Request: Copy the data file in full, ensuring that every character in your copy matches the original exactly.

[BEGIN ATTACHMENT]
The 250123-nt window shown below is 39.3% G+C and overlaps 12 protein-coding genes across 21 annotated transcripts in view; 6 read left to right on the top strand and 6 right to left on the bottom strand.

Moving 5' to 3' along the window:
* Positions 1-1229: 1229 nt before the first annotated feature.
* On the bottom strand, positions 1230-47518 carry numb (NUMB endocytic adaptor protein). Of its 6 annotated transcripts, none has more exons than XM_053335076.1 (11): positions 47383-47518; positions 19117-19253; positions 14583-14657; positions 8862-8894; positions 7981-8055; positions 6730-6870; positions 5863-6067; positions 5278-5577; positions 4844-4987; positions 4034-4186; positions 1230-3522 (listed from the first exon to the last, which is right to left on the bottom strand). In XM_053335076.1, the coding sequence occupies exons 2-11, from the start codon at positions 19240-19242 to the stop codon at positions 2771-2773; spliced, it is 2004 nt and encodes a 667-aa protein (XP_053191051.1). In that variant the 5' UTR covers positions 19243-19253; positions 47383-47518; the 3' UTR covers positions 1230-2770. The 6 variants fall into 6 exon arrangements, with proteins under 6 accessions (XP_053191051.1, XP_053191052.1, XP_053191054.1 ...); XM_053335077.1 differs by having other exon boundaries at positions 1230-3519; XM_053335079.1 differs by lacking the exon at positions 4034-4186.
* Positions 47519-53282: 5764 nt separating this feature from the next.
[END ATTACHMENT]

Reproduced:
The 250123-nt window shown below is 39.3% G+C and overlaps 12 protein-coding genes across 21 annotated transcripts in view; 6 read left to right on the top strand and 6 right to left on the bottom strand.

Moving 5' to 3' along the window:
* Positions 1-1229: 1229 nt before the first annotated feature.
* On the bottom strand, positions 1230-47518 carry numb (NUMB endocytic adaptor protein). Of its 6 annotated transcripts, none has more exons than XM_053335076.1 (11): positions 47383-47518; positions 19117-19253; positions 14583-14657; positions 8862-8894; positions 7981-8055; positions 6730-6870; positions 5863-6067; positions 5278-5577; positions 4844-4987; positions 4034-4186; positions 1230-3522 (listed from the first exon to the last, which is right to left on the bottom strand). In XM_053335076.1, the coding sequence occupies exons 2-11, from the start codon at positions 19240-19242 to the stop codon at positions 2771-2773; spliced, it is 2004 nt and encodes a 667-aa protein (XP_053191051.1). In that variant the 5' UTR covers positions 19243-19253; positions 47383-47518; the 3' UTR covers positions 1230-2770. The 6 variants fall into 6 exon arrangements, with proteins under 6 accessions (XP_053191051.1, XP_053191052.1, XP_053191054.1 ...); XM_053335077.1 differs by having other exon boundaries at positions 1230-3519; XM_053335079.1 differs by lacking the exon at positions 4034-4186.
* Positions 47519-53282: 5764 nt separating this feature from the next.